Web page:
Sir Mike Penning welcomes the Cumberlege report into the Primodos scandal

9th July 2020

Sir Mike Penning MP has welcomed the Cumberlege report which has concluded that both the state and the drug manufacturer have “an ethical responsibility” to fund the costs of care for the victims of the 1970s Primodos scandal.

 
 

In October 2017, I stood in this very spot with the report in my hand, and it was a whitewash. It was disgusting to the victims—we have not heard that word yet today, but they are victims—of what has gone on in these three terrible cases. In particular, the Primodos victims were shown no compassion in the report and were in many ways blamed for what had happened to their children.

The new report is completely different. I apologise to my right hon. Friend the Member for South West Surrey (Jeremy Hunt), who was the Secretary of State, because I was critical of the three problems being put to Baroness Cumberlege in one inquiry; I thought it would be much better if each was looked at individually. I apologise to Baroness Cumberlege, because I said that to her as well as to the then Secretary of State, and I was wrong. This report is probably the best report on what has gone wrong inside the NHS that I have ever seen.

The NHS does wonderful things, but it gets things wrong. We all praise the NHS. We stood outside last weekend—I hope people did—and praised the NHS on its 72nd anniversary. But when it gets it wrong, it gets it seriously wrong. In 1967, it knew that Primodos was a danger: the company knew and the NHS knew. Young women went to their GP, and said, “I think I might be pregnant”. Very often, no prescription was issued. There were no warnings and no concept of what could happen to their foetus if they were pregnant. The drawer was opened and the tablets were given to them. Those tablets were given by the drug company to the GP, who in many cases did not even issue a prescription.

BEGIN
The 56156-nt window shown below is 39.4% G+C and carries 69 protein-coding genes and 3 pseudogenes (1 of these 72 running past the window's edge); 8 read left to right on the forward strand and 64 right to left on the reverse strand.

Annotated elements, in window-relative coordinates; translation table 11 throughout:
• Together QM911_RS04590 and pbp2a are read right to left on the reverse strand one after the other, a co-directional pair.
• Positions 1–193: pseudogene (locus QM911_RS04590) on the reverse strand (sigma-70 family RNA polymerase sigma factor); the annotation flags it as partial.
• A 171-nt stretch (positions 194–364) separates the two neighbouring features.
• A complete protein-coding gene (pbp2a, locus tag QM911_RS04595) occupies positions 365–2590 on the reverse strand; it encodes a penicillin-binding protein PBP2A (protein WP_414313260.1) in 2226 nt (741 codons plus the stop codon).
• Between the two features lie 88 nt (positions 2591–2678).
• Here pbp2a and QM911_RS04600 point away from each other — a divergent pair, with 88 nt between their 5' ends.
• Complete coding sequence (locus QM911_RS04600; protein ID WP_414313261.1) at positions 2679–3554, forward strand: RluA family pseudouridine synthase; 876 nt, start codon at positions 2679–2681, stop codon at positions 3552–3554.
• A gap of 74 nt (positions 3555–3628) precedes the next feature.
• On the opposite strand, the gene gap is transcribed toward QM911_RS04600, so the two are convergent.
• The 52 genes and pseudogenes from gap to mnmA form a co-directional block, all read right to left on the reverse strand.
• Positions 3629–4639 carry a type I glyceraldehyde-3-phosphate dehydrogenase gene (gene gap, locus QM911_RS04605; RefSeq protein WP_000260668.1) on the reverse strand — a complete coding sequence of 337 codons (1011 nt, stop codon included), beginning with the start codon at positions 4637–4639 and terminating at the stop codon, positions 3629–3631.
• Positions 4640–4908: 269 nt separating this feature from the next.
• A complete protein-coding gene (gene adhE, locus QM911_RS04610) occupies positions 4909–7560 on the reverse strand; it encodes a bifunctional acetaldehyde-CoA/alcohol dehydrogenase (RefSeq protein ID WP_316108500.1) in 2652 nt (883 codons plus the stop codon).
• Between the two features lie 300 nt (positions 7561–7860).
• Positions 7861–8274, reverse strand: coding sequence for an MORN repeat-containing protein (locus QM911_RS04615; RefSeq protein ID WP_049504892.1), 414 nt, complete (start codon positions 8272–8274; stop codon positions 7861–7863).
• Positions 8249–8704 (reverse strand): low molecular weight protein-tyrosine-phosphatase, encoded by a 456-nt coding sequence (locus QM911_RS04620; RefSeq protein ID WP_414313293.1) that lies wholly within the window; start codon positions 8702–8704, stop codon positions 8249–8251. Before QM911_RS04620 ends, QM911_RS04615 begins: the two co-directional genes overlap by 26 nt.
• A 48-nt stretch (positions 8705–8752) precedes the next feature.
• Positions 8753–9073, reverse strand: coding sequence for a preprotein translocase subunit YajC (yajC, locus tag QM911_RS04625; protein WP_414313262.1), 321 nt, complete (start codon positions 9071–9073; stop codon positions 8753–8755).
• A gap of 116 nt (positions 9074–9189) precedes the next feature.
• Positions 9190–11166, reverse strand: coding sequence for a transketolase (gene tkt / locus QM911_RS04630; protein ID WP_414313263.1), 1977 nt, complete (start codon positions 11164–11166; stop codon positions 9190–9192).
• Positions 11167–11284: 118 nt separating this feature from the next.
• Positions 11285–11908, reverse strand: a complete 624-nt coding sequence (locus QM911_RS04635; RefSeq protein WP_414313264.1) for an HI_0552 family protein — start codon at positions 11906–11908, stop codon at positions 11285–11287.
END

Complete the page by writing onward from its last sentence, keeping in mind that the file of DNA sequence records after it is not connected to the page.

Today, we have the report, with nine recommendations, but how are we going to compensate those families? It is not just for the women, but for their families, including the men who have stood next to them, such as Marie Lyon’s husband, who has been with her all the way through. How are we going to compensate those who lost their baby, who were told to abort their baby or who had a stillbirth? How are we going to compensate and help those families when the loved ones, the mums and dads of the survivors—they have terrible disfigurements, and they did brilliantly well to give evidence for the report—are no longer with us and the survivors need such support afterwards? While we must make sure this never happens again, we must also make sure that we look after those families and that the drug companies pay for what they did to those families.

My right hon. Friend makes an impassioned and compassionate contribution, and he should be recognised for his long-term campaigning and his advocacy of the people he mentions who have suffered as a result of what has happened. I cannot comment on the individual points he has raised, particularly on Primodos, because there is legal action pending, but I hear everything he said and others will hear his comments too.

Hansard

 

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